British gays not interested in marriage law
Homosexuals in Britain are indifferent to Prime Minister David Cameron`s campaign for gay marriage.
London: Homosexuals in Britain are indifferent to Prime Minister David Cameron`s campaign for gay marriage; with just over a quarter - 27 percent - saying they would get married if the law permitted it.
There is also deep scepticism about the Prime Minister`s motives about same-sex marriages, the Daily Mail reported.
Half of gays interviewed believe Cameron is doing it only to "make his party look more compassionate rather than because of his convictions".
The findings were from an online ComRes poll of 541 adults who described themselves as gay, lesbian or bisexual.
More than a quarter - 26 percent - believe there is no need to change the law on marriage because civil partnerships give couples the same rights.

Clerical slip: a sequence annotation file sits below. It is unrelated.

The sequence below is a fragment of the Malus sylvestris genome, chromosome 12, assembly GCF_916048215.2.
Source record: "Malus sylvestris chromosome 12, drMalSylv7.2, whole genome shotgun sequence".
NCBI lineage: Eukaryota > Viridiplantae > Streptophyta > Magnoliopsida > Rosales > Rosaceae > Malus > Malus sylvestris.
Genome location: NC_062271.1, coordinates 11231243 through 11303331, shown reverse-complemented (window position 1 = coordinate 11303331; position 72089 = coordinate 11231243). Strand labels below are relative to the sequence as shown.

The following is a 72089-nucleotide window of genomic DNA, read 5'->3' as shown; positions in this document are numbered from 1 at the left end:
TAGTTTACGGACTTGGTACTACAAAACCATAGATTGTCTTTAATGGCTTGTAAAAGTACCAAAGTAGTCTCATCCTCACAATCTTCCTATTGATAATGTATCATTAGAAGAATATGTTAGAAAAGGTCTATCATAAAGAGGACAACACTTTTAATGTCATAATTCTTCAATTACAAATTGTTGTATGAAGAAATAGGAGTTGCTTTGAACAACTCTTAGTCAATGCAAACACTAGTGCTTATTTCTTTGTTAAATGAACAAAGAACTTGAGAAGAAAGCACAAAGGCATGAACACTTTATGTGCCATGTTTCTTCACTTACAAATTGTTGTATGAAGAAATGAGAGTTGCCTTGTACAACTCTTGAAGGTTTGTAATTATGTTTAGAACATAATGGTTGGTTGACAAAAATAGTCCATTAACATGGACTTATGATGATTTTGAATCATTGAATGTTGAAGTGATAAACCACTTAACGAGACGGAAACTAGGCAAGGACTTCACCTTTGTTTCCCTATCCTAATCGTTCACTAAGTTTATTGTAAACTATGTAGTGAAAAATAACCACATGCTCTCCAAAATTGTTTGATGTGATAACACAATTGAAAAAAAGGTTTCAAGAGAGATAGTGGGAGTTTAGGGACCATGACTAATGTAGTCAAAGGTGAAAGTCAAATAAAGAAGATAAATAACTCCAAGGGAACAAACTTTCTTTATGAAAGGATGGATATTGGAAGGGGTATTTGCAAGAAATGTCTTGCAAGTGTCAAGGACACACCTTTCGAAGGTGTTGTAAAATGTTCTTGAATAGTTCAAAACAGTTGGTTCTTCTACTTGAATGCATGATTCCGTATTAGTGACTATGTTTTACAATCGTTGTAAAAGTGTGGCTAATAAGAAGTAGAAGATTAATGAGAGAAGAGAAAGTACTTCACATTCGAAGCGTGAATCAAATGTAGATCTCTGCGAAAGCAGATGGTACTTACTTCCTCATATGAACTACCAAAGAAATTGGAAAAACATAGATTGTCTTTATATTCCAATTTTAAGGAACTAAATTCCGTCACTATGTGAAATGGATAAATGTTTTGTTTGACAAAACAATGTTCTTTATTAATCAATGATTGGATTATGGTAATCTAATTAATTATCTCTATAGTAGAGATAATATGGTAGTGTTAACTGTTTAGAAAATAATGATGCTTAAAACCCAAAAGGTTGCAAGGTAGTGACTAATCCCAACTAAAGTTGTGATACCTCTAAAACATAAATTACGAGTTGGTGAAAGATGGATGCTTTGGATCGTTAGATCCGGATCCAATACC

And 72 percent believe marriage is "more about love between two people than it is about rearing children".
Austen Ivereigh, director of media advocacy group Catholic Voices, which commissioned the poll, said: "We asked ComRes to carry out this important survey because we knew many gay people were unhappy with the government`s plan to redefine marriage."
"Gay people do not regard same-sex marriage as a priority, and show no more enthusiasm for it than for civil partnerships, which give the same legal advantages," he said.
Colin Hart of the Coalition for Marriage, said the poll confirmed that only a handful of people are pushing the government to redefine marriage.
"Even within the gay community, there is no majority who thinks that this is a priority," he said.
More than 543,000 people have signed a petition by the Coalition for Marriage which opposes any redefinition of marriage.